As we were on the boat trips the drivers would inevitably point out to us the various sites – most “famous” mountains seemed to be famous because they looked like something. A mountain that looked like cat ears, or a lion, or the ubiquitous dragon. One mountain supposedly looked like it had 9 horses carved into the side. I counted 3, and that was only using a very active imagination. But regardless, it was spectacular. Some of the caves closer to Guilin were famous as the Chinese hid there during World War II, or as it is known locally, “The War Against Japan.”

We saw a mix of old and new: cormorant fishing whereby the fisherman tie a string around the bird’s throat and then the bird catches fish that it can’t swallow and passes them on to the fisherman (see picture, and there's also a picture of Tal and Zev holding a couple of captive cormorants on one of our day trips - many opportunities to take some of these "posed" pictures as long as you pay the locals a little cash). On the more modern side, there were fishermen (on the same primitive bamboo rafts that the cormorant fishers used) using electric current to electrocute the fish.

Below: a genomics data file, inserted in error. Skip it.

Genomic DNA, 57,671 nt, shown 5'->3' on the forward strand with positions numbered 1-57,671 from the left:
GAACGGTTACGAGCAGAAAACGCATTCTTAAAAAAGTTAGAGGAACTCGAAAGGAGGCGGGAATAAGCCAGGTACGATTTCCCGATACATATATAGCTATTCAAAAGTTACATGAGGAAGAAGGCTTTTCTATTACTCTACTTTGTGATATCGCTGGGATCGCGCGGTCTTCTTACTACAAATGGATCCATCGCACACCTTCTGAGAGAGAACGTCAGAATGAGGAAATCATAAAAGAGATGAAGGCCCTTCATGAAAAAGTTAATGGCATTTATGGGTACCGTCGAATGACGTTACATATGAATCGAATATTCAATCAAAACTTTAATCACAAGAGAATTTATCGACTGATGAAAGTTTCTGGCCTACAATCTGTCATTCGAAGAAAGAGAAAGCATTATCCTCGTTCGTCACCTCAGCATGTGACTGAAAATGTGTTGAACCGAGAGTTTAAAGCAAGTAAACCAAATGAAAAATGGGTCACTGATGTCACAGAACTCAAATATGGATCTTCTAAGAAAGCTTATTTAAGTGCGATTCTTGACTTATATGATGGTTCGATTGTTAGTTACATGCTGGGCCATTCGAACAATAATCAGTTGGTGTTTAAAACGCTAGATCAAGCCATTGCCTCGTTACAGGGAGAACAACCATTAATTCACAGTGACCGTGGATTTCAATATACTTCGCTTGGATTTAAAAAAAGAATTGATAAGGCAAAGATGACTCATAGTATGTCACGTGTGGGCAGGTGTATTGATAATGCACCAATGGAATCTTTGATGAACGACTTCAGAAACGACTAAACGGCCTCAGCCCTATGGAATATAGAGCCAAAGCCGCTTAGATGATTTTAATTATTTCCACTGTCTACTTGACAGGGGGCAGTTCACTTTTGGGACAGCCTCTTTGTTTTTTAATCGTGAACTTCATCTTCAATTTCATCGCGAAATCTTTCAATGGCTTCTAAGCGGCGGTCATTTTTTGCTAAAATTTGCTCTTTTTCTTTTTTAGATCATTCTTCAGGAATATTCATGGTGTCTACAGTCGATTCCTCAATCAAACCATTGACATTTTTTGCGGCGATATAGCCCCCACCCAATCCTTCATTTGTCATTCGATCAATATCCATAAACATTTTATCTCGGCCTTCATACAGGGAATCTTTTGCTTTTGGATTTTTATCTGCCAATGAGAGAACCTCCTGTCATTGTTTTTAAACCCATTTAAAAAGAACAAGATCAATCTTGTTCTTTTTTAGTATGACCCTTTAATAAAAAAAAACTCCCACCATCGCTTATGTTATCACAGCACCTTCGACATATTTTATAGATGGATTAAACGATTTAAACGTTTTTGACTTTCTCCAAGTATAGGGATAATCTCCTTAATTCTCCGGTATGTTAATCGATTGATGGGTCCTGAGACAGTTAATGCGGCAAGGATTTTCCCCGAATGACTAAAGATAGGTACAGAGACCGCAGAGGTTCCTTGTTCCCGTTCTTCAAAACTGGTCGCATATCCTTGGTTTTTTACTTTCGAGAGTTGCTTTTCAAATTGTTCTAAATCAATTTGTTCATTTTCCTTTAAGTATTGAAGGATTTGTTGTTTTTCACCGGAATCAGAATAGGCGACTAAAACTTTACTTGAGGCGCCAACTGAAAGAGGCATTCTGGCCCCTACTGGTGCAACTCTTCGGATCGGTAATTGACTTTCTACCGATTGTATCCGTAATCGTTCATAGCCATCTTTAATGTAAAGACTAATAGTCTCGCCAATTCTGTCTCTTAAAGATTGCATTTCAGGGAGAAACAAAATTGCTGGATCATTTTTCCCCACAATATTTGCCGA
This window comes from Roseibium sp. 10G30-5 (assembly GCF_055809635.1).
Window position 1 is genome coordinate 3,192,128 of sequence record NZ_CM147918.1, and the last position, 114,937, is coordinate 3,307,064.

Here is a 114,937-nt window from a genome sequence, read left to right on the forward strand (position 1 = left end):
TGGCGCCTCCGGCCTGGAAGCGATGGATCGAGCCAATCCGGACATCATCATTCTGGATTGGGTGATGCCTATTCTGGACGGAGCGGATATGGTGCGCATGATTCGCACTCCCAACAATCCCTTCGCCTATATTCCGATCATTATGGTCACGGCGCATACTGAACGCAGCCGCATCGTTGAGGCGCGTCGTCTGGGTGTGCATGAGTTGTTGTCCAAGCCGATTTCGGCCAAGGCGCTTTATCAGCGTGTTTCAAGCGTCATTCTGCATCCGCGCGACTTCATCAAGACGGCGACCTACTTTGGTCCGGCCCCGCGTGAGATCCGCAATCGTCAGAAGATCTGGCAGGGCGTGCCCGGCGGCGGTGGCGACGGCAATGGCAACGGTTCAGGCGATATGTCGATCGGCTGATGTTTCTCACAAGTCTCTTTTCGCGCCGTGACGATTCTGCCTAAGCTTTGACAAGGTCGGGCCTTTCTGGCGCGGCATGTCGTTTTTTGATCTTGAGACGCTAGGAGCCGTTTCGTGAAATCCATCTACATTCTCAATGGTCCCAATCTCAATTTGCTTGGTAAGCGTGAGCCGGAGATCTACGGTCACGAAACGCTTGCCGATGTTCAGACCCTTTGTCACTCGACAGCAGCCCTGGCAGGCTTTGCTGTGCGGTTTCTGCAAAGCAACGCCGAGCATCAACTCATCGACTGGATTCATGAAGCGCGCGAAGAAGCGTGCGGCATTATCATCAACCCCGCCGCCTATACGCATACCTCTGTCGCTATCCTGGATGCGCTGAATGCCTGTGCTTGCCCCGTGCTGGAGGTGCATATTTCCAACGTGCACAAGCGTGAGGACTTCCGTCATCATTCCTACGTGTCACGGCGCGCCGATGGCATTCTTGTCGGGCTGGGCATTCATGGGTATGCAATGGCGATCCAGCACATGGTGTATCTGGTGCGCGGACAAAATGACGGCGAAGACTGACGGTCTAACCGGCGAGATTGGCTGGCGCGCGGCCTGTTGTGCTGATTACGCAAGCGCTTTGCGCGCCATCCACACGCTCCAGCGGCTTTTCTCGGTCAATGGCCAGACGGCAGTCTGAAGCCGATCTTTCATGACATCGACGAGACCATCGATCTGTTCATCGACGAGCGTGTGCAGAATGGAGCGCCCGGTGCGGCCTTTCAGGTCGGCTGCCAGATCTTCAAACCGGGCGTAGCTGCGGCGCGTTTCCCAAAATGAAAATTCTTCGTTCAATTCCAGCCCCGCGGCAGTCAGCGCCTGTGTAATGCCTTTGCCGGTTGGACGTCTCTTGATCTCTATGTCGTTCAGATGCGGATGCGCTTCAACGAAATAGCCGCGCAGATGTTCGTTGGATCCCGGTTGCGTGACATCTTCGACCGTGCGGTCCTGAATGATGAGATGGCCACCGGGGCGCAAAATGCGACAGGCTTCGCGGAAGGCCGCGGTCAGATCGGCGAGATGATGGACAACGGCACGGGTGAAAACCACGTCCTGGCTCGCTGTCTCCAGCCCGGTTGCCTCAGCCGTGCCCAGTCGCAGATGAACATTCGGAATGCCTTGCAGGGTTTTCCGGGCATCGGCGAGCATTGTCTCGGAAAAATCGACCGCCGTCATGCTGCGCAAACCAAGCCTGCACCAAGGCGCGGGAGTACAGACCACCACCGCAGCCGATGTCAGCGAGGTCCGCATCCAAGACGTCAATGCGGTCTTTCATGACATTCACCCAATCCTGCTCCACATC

Have also included some pictures of village life on the Li River; there's a man squatting by some meat he's preparing - to sell, I think, and a person carrying their load up from the river.

Also included a picture of the whole gang on the last day of our trip. And a good time was had by all. Unfortunately I haven't yet figured out how to put all these pictures in order, but I'm hoping you'll be able to piece everything together. That will be my next blogging lesson. Until then, farewell, adieu, shalom, au revoir, and zai jian.